Reuters also stated that Birla Copper, one of the largest copper producers in India, expects Indian demand for refined copper to double in the next eight years. Demand should increase to about 1.4 Mt until 2026, from 0.65 Mt in 2018. Taking stronger demand due to electric vehicles into account, the company could even imagine a demand level of 2.5 Mt.
The copper price on the London Metal Exchange (LME cash settlement) rose slightly in early November, then moved sideways around the $6,200/t mark starting in the middle of the month. Positive fundamental data from China supported this trend.
The Chilean state news agency Cochilco slightly adjusted its copper price downward, to $6,548/t for 2018. The copper price for 2019 should average $6,724/t. The investment bank Macquarie reported that Cochilco cited the trade conflicts between the US and China as the reason behind this reduction.
The smelter industry’s copper concentrate supply situation remained very good in November. Spot treatment and refining charges for copper concentrates (TC/RCs) were again between $ 93/t and $96/t, according to Fastmarkets. In the meantime, levels in the triple digits have even been reported. Chinese smelters are reportedly still well supplied with concentrates.
Jiangxi Copper and Antofagasta agreed on TC/RCs of $80.80/t for 2019, according to Reuters. This news is surprising in light of the significantly higher spot prices on the concentrate market at the moment, the good overall concentrate supply situation in 2018 due to high mine output, and the smelter downtimes scheduled for 2019. On top of that, not much has been revealed up to now regarding the circumstances under which this price level was agreed on.
As Reuters reported, BHP’s Spence has been producing normally again after being briefly affected by strikes in November. The striking workers complained of a sub-par safety situation. BHP is planning to invest $2.5 billion at the site to extend the mine’s lifetime by another 50 years. The expansion should lead to a higher output in 2021.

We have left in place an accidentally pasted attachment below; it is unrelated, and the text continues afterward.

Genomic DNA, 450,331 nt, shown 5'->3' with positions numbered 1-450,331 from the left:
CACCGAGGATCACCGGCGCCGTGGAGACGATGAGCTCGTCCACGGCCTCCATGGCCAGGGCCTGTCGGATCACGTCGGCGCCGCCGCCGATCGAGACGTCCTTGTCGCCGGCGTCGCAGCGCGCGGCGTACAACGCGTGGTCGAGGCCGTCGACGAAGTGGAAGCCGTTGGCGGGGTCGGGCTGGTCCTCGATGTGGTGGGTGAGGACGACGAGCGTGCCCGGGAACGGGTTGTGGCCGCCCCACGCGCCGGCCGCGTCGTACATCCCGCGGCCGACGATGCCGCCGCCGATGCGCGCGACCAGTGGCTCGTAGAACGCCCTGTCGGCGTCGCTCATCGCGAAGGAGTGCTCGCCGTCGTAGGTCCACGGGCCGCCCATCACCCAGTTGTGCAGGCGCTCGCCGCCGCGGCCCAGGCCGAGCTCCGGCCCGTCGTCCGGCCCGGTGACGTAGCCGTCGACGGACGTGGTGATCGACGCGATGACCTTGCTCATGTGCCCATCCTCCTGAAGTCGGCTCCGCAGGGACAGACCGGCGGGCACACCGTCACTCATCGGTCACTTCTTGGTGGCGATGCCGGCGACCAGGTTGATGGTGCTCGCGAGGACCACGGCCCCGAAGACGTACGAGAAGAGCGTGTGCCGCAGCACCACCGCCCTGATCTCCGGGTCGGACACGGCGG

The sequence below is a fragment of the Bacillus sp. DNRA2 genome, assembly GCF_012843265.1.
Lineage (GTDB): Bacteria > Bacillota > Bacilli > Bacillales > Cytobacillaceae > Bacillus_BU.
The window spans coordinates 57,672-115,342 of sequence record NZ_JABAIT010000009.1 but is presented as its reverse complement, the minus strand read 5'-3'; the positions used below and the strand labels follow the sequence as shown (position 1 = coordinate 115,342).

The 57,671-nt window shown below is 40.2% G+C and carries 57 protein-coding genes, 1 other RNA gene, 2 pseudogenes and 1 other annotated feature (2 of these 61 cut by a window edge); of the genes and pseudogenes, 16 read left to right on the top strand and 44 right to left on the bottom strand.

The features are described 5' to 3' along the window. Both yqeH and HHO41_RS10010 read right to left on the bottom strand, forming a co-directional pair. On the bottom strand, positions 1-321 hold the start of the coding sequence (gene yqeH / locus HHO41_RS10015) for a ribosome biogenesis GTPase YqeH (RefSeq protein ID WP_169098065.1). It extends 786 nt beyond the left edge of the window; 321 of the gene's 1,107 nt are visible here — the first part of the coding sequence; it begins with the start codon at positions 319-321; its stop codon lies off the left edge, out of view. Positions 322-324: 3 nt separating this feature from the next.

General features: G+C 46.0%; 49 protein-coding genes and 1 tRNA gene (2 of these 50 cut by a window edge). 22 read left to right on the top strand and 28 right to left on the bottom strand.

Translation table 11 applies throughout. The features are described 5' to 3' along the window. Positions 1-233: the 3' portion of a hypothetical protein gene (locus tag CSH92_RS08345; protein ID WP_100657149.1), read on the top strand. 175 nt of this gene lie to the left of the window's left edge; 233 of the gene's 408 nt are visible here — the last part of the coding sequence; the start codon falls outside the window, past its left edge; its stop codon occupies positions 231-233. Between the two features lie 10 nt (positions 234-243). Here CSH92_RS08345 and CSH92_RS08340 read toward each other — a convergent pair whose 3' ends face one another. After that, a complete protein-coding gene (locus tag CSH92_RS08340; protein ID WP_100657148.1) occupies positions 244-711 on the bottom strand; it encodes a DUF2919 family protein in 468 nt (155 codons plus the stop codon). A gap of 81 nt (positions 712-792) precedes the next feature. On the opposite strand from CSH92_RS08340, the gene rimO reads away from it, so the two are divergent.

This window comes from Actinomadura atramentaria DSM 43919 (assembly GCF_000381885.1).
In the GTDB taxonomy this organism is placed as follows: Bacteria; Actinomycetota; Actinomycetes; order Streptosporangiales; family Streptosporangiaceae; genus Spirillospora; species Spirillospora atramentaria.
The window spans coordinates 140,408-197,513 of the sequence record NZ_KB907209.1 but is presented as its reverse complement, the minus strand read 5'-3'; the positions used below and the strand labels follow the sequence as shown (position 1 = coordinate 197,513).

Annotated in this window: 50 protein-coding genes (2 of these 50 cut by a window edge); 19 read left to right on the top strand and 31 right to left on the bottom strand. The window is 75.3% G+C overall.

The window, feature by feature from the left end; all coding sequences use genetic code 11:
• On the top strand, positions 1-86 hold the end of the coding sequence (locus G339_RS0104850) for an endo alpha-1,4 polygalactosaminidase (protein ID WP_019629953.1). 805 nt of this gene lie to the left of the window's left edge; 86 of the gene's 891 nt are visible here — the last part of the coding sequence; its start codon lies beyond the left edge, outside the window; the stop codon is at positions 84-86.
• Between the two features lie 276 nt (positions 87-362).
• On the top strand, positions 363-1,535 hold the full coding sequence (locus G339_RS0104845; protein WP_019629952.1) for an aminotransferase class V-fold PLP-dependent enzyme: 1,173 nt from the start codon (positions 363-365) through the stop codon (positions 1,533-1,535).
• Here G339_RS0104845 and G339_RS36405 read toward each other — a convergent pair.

Bloomberg reported that US exporters sold about 75 % more copper scrap to countries apart from China during the current year. China had been the biggest purchaser of copper scrap from the US in the past. Export data from Reuters indicates that imports of copper scrap from US to China fell by 37% between September and October, to 6,065 t. This is less than one-sixth of the import volume of October 2017. In October 2018, the US accounted for just 2.5 % of copper scrap imports in China, compared to 22.3 % in January 2018.
The decline in Chinese imports from the US are mainly attributed to two key influences, according to CRU: For one, China has imposed a 25 % import duty on US scrap since August. Furthermore, an import ban for copper scrap with high impurity levels (called category 7 scrap) will go into effect in 2019. S&P Global Platts states that the latter factor in particular has supposedly led to a roughly 250,000 t (copper content) decrease in Chinese copper scrap imports of this quality due to preliminary impacts. A similar drop in volume is also expected for 2019.
According to Reuters, Vedanta has started selling copper concentrates from the inventories of the Indian smelter Tuticorin, which is currently out of commission. So far, about 70,000 t of concentrates have been offered on the market.
As Reuters reported, the Japanese company Mitsubishi Materials declared force majeure for its Indonesian copper smelter PT Smelting, since it can’t fulfill some of its customers’ orders due to prolonged maintenance work. The work had to be extended because a neighboring oxygen plant had to prolong its own maintenance period and wasn’t delivering oxygen to PT Smelting. As a result, the company expects a cathode production loss of about 20,000 t. The plan is to restart the smelter in mid-December.
Inventories in the world’s warehouses were lower again in November compared to the previous month. While deliveries to the LME warehouses jumped once more at the end of October, there were significant declines in November. In total, inventories fell by approximately 40,000 t in November and were at 402,000 t at the end of the month (end of October: around 445,000 t).